What was the writing and recording process like for the new one?
Paul: Very similar to the other ones. Basically, I write everything guitar-wise and kind of structure it. I will sit there and make phone video clips and then I’ll tie another riff into something. A friend of mine in a band called Ontogeny, Nate Vennarucci, he has a home studio so he helped me build demos to click tracks and then I sent it to my drummer so he could play it too, and my bass player. Every once in a while, my bass player and me would Facetime to go over riffs. He’s jammed with me 21 years now so he’s got a pretty good feel for what I’m doing, just needs to know the notes. Then, basically, we did our basic homework and we got to Kansas about two weeks before we entered the studio. Me and the drummer hashed out all the parts, added parts, wrote more material, and we practiced, the bass player, practiced at night. So, basically, that’s how we have always done it over the last decade. Then we go in there and, after the drum takes are done, we hand the scratch guitar tracks and the drums to the singer and he writes the lyrics and vocal patterns and then, while that’s going on, I track my guitar and the bass and, by the time that’s done, he’s got the songs written and we go in and do the vocals. Then, you know, a couple months goes by and you turn it in and pick the artwork and then you get a release date. Then I flew out to New York City for a video for the title track “Chaosmos,” which will be released Thursday, May 12, on all our socials and Nuclear Blast and all that stuff. It’ll be uploaded to YouTube. It was done by Dave Brodsky, who did a video for Origin, “Finite,” so we just went with (him). The song speaks for itself. We’re just in a room trying to crush it.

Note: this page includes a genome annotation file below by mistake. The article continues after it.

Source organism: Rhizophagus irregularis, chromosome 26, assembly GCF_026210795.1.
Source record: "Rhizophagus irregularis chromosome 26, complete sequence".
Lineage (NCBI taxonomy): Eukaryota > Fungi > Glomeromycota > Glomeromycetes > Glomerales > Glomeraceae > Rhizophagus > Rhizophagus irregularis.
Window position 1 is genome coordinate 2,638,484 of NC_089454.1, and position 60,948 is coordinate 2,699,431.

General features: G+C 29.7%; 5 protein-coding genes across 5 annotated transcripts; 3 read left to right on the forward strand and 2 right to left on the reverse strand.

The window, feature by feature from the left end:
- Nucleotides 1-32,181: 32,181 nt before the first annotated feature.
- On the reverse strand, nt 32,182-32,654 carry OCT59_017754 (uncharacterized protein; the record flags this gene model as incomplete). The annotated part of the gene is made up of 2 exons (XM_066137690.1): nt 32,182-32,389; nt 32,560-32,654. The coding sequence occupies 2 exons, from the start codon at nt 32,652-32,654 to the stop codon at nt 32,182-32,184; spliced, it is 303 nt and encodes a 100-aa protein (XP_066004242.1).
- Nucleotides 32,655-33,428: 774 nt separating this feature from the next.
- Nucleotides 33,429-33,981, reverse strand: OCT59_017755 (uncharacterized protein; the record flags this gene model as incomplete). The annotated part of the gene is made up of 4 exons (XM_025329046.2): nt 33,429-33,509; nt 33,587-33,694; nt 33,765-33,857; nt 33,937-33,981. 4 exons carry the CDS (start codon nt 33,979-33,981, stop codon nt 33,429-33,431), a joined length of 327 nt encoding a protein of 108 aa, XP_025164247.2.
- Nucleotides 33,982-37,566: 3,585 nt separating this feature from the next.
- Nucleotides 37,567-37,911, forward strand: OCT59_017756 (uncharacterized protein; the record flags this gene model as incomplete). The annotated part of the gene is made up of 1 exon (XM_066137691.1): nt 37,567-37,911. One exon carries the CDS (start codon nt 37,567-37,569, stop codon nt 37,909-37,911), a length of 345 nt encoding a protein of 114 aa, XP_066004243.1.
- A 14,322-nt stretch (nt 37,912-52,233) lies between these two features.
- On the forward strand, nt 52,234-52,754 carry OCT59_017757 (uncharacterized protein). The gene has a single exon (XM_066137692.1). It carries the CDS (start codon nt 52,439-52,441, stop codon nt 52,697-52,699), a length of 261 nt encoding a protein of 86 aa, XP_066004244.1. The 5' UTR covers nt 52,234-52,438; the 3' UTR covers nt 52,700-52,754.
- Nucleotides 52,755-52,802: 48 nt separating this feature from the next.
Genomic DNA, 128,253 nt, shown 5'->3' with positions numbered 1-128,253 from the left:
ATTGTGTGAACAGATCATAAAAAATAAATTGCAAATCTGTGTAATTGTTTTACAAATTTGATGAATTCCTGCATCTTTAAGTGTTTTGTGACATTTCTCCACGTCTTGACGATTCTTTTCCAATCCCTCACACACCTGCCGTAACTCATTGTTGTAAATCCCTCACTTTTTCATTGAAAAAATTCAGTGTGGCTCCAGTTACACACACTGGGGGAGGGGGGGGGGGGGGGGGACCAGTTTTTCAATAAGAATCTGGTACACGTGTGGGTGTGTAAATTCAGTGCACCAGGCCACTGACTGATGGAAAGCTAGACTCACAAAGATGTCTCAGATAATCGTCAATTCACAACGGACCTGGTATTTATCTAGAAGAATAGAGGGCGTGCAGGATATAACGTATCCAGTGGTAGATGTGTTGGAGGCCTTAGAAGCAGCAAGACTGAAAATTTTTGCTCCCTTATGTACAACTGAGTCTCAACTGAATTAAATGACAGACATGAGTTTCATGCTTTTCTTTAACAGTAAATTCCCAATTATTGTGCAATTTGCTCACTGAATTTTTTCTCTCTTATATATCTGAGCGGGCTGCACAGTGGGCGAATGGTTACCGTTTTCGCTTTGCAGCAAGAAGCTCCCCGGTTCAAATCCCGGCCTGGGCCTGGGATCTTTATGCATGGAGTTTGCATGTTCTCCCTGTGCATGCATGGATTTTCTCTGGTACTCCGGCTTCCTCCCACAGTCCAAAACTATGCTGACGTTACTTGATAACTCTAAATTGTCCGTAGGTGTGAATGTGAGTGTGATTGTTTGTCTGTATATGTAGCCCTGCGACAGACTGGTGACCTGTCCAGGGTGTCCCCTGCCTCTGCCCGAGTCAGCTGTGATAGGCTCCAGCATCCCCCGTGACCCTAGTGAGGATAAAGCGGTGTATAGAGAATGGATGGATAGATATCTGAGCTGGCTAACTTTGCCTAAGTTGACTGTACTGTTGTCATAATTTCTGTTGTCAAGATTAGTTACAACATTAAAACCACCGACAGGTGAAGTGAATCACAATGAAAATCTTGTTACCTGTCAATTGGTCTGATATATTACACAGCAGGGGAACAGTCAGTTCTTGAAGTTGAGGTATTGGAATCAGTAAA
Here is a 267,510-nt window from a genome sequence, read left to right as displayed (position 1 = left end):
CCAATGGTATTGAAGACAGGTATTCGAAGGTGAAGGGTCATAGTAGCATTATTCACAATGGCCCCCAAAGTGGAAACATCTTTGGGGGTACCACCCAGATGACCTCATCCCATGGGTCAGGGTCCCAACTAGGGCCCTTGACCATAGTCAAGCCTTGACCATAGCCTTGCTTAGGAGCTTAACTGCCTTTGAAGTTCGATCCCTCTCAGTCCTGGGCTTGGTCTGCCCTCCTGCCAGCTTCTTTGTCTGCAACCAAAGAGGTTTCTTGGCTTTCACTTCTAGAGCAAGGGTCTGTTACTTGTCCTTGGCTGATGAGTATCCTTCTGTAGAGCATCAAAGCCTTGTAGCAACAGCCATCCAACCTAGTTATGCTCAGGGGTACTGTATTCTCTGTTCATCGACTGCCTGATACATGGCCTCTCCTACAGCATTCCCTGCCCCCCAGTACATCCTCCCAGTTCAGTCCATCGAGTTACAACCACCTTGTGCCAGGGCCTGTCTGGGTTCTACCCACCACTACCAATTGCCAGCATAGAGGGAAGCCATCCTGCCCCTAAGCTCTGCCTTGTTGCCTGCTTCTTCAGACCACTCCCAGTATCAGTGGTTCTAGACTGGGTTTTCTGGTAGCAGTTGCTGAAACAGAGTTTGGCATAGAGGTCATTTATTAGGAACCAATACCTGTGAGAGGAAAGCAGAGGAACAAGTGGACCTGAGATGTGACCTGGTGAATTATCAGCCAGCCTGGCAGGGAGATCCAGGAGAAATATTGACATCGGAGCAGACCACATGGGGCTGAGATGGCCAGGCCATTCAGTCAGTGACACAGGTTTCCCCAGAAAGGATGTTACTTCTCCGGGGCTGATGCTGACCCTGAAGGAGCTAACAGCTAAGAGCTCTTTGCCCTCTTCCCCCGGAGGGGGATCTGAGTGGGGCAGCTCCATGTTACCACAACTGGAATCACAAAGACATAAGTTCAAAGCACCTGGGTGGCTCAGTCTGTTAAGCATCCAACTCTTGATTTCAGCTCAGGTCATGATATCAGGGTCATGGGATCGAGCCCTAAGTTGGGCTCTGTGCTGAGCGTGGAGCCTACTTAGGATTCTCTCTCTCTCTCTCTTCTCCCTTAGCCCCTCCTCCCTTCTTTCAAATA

How did you decide on the cover?
Paul: There was some disagreement. Some people wanted the word and the artist (to) design to word and I kept searching for art that I thought resembled the title, Chaosmos. I just thought it looked awesome. It just struck me as the right word for me and what I thought of the music and I thought the artwork was appropriate for the title. It was just one of those, “This is right” connections.
I really dig that title, how did you come up with it?
Paul: We’ve always done vowel based things. Abiogenesis is the pre-Origin stuff and then A Coming into Existence, then Origin, Informis Infinitas Inhumanits, then Echoes of Decimation. Then we started going singular like Antithesis, Entity, Omnipresent, then we went double vowel on the last one with Unparalleled Universe. This is the first album we didn’t use a vowel. I’m a huge Carl Sagan guy, I’ve read Cosmos probably seven times in my life. When I was writing this music, I wanted it to be organized but unorganized and I ran across the term somewhere a couple years back and all of a sudden it just popped into my head like “Oh my God, that’s the one.” To me it was, I don’t know if the other guys agreed so much, but I thought it was the word. I just thought it sounds like an Origin title, it’s a play on words, it’s got a cool meaning behind it, and I just felt it matched the artwork as well. I don’t know, I like it. I hope people like it, the album, the artwork. I think it all ties in the same. I feel like it’s just another chapter in the Origin discography.
This is your eighth full-length. With that much experience, is it any easier to make albums or is it more difficult since you obviously don’t want to repeat yourself?